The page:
What's more, they are so powerful that we only need to use them in tiny amounts. Typically gum stabilizers would only make up 0.1 – 0.5 % of the base mix!

Xanthan gum

Xanthan gum

Most gums appear as off white powders. In fact, they're all just complex sugars, also known as polysaccharides. And they're almost all derived from natural products.

Different gums have subtlety different chemical structures that will have very different effects on the texture, body and sensory qualities of ice cream. And even used alone, they're very powerful.

However, if you combine two or more gums together, the effects of each can be amplified. Or nullified. Or you might get a whole new set of effects! So it is worth experimenting with different combinations of gums to see what effects you find pleasing.

Thickeners vs Gels

While all gums will thicken a liquid, some of them also form gels. Gel are substances that exhibit the characteristics of both a liquid and a solid. Food technologists define a gel as "a high moisture food that more or less retains it's shape when released from it's container". And that definition's good enough for us here!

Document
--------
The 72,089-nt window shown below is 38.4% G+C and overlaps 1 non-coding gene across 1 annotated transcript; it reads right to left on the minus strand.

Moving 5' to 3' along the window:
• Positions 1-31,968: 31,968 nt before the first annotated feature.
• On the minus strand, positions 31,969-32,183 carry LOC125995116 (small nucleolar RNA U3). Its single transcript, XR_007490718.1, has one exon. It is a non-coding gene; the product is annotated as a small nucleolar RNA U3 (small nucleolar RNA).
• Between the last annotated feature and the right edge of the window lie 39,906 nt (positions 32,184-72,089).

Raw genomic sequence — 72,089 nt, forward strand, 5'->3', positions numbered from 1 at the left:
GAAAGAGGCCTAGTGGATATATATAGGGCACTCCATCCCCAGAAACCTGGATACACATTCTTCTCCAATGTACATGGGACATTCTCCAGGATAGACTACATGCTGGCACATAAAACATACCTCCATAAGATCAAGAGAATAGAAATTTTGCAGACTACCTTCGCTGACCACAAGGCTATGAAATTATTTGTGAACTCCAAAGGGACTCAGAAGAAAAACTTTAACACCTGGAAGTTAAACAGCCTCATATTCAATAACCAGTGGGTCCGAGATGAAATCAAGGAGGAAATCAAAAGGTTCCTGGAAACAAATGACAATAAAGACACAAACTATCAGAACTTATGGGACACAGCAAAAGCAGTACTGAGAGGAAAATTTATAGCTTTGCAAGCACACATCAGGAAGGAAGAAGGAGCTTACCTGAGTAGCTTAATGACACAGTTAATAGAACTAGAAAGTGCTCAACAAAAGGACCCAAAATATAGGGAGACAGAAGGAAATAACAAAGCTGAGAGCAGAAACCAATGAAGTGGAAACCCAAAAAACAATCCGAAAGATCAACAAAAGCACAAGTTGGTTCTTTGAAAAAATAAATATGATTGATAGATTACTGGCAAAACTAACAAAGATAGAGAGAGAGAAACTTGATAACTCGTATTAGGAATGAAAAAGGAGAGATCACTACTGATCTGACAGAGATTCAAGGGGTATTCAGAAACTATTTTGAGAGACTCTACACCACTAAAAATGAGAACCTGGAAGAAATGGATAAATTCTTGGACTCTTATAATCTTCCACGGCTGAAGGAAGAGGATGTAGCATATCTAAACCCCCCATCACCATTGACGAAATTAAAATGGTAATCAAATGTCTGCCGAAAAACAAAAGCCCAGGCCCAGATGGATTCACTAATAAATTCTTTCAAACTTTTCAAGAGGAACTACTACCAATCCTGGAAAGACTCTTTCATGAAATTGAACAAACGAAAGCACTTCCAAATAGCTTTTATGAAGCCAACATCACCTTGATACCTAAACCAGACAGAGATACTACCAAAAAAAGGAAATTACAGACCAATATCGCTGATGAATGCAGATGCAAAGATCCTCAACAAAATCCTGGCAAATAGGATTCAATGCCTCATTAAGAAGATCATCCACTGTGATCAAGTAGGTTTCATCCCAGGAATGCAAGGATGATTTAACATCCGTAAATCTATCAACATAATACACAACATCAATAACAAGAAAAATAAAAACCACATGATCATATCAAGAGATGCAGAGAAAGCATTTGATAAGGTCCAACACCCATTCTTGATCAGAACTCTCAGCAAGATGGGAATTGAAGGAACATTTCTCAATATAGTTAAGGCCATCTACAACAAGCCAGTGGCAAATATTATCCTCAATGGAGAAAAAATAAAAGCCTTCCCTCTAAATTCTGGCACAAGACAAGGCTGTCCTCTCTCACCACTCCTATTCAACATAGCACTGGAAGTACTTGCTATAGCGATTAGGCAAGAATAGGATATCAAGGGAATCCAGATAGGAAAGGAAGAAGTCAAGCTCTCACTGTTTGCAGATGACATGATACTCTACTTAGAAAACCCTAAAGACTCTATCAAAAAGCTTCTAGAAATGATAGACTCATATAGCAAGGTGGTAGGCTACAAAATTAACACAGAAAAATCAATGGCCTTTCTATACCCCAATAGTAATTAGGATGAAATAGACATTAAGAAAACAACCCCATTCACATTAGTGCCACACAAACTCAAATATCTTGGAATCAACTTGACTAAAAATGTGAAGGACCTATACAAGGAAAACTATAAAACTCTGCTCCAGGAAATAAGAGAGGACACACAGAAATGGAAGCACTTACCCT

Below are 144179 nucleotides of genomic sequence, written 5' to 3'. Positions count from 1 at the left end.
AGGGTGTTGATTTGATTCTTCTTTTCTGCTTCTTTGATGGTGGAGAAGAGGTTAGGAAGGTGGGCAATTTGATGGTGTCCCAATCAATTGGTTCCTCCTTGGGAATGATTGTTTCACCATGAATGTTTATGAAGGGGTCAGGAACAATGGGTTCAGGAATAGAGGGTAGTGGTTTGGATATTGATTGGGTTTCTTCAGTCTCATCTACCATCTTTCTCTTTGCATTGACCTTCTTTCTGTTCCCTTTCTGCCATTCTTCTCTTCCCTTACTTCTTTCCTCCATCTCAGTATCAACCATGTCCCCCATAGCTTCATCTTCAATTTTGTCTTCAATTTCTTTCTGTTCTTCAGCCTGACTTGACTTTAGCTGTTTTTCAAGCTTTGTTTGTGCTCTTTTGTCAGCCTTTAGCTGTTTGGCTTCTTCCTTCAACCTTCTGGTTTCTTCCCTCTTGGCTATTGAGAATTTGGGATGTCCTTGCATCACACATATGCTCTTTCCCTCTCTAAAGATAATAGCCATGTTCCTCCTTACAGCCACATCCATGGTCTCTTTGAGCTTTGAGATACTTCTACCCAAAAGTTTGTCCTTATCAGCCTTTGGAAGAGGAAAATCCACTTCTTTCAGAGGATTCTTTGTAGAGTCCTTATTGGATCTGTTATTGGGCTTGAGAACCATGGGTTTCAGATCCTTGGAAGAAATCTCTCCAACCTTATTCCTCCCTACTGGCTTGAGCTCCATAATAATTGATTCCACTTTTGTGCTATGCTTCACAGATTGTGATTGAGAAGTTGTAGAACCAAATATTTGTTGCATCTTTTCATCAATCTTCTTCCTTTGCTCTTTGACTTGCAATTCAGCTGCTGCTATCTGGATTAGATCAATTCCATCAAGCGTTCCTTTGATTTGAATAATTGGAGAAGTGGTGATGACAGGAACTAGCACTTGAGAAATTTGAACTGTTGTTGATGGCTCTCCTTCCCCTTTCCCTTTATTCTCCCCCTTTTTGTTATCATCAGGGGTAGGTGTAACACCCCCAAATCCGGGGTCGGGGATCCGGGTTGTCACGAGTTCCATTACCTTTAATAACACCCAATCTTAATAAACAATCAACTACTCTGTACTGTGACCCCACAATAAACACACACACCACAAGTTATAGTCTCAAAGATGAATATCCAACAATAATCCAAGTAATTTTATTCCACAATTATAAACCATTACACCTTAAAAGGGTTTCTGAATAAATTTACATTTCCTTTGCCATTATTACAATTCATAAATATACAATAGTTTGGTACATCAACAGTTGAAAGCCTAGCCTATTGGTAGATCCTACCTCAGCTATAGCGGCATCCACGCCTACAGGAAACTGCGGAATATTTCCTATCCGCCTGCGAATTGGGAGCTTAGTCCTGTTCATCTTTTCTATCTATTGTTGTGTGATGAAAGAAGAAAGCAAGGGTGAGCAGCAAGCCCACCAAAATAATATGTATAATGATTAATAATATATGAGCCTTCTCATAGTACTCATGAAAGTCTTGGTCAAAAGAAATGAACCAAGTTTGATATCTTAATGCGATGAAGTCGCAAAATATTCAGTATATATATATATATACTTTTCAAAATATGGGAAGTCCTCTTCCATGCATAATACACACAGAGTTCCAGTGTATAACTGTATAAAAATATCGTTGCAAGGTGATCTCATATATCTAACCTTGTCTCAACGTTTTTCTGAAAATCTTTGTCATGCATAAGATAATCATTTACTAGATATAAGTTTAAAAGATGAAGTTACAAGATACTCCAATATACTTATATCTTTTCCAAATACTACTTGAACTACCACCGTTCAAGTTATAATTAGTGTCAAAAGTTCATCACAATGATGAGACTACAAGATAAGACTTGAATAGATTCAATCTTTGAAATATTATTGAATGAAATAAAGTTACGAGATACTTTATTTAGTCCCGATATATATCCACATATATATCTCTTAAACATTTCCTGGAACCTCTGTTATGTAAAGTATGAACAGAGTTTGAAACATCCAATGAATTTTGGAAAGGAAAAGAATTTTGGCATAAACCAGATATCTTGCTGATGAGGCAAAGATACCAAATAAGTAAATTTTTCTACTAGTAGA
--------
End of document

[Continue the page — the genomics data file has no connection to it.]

A carrageenan gel

A carrageenan gel

While some gums always form gels, some will only form gels in dairy based mixtures. And others will form gels only when mixed with other gums!

And different gels have different characteristics. For example they might be strong or weak, brittle or elastic etc.

When we're making ice cream, gels are generally harder to work with than mixes that are simply viscous. They can be difficult to get in the ice cream maker cleanly, so you often have to attack them with a blender to break up the gel.

However, if you're making low fat ice creams or sorbets, they're really useful because they add a creamy texture and substantial body that you wouldn't get otherwise.

Gums that form gels by themselves

Gum

Gel qualities

Locust bean gum

Weak

Iota Carrageenan

Soft, elastic gel with dairy 

Kappa Carrageenan

Stiff, brittle gel with dairy

Sodium Alginate

Rigid, brittle gel with dairy

Gelatin

Brittle, unstable

Pectin

Brittle, slightly sticky gel

Gums that form gels with other gums

Gum combinations to form gels

Locust bean gum + Xantham gum

Locus bean gum + Kappa Carrageenan

​Carboxymethyl cellulose + Guar gum

​Carboxymethyl cellulose + All Carrageenans

Plant based gums​

​Most of the gums we use in ice cream are derived from plants. What sorts of plant? Well, generally they're extracted from seeds or seaweeds!

​Locust bean gum (E410)